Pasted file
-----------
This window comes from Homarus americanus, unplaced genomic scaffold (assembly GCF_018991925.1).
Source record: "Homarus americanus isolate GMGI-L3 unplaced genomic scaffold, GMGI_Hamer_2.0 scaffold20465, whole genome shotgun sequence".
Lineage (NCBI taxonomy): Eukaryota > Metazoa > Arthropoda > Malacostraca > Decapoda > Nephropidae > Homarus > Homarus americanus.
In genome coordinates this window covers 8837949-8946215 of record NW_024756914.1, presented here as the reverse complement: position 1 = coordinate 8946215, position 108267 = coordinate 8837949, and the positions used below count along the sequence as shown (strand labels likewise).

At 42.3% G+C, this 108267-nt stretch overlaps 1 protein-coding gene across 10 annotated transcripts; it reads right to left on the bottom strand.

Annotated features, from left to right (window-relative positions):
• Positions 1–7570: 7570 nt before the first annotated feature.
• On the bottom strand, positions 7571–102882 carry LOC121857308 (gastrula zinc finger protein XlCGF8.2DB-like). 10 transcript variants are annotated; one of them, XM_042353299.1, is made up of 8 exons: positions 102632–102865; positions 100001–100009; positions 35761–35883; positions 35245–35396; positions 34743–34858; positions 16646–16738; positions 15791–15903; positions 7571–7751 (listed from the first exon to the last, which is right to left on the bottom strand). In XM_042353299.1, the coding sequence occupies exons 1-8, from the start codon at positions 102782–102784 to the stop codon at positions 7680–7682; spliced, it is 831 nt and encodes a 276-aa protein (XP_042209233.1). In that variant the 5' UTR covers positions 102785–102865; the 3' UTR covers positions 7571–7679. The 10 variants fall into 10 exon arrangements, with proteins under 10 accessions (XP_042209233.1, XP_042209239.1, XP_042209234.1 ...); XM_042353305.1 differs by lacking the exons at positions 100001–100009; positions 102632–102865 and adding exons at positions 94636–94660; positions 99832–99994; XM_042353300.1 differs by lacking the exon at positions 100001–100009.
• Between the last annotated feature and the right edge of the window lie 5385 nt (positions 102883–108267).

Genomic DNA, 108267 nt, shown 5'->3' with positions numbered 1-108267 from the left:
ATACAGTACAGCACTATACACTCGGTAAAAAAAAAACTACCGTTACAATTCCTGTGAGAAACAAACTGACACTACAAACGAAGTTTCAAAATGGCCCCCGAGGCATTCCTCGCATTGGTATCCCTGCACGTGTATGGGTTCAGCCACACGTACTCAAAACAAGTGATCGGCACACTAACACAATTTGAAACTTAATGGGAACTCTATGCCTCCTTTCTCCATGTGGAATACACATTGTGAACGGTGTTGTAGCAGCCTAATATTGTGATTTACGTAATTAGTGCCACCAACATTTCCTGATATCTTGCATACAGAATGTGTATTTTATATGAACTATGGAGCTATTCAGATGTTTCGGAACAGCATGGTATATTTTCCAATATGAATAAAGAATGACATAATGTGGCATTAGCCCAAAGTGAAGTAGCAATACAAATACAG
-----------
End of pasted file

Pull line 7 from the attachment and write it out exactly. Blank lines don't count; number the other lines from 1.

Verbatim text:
• Positions 1–7570: 7570 nt before the first annotated feature.